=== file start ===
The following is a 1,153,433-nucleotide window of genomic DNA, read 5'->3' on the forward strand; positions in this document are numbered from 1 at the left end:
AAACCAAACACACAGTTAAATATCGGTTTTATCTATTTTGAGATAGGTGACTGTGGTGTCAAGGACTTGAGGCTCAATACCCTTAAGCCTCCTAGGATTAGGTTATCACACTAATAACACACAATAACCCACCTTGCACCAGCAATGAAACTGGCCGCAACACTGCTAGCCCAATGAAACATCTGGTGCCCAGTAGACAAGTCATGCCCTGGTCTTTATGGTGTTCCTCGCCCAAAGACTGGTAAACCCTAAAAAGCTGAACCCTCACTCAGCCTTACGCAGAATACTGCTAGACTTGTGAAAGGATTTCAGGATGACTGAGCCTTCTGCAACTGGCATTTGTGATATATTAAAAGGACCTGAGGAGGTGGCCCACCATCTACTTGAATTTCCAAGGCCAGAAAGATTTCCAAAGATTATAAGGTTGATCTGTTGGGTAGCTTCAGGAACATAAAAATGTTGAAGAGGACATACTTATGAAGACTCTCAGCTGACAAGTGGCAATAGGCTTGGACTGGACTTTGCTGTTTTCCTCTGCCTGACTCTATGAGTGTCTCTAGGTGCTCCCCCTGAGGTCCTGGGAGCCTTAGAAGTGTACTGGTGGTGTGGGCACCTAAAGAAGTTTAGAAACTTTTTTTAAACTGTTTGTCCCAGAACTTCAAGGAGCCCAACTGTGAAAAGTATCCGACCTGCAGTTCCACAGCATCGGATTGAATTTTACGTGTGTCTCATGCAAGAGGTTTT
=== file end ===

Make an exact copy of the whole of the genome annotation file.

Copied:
The following is a 1,153,433-nucleotide window of genomic DNA, read 5'->3' on the forward strand; positions in this document are numbered from 1 at the left end:
AAACCAAACACACAGTTAAATATCGGTTTTATCTATTTTGAGATAGGTGACTGTGGTGTCAAGGACTTGAGGCTCAATACCCTTAAGCCTCCTAGGATTAGGTTATCACACTAATAACACACAATAACCCACCTTGCACCAGCAATGAAACTGGCCGCAACACTGCTAGCCCAATGAAACATCTGGTGCCCAGTAGACAAGTCATGCCCTGGTCTTTATGGTGTTCCTCGCCCAAAGACTGGTAAACCCTAAAAAGCTGAACCCTCACTCAGCCTTACGCAGAATACTGCTAGACTTGTGAAAGGATTTCAGGATGACTGAGCCTTCTGCAACTGGCATTTGTGATATATTAAAAGGACCTGAGGAGGTGGCCCACCATCTACTTGAATTTCCAAGGCCAGAAAGATTTCCAAAGATTATAAGGTTGATCTGTTGGGTAGCTTCAGGAACATAAAAATGTTGAAGAGGACATACTTATGAAGACTCTCAGCTGACAAGTGGCAATAGGCTTGGACTGGACTTTGCTGTTTTCCTCTGCCTGACTCTATGAGTGTCTCTAGGTGCTCCCCCTGAGGTCCTGGGAGCCTTAGAAGTGTACTGGTGGTGTGGGCACCTAAAGAAGTTTAGAAACTTTTTTTAAACTGTTTGTCCCAGAACTTCAAGGAGCCCAACTGTGAAAAGTATCCGACCTGCAGTTCCACAGCATCGGATTGAATTTTACGTGTGTCTCATGCAAGAGGTTTT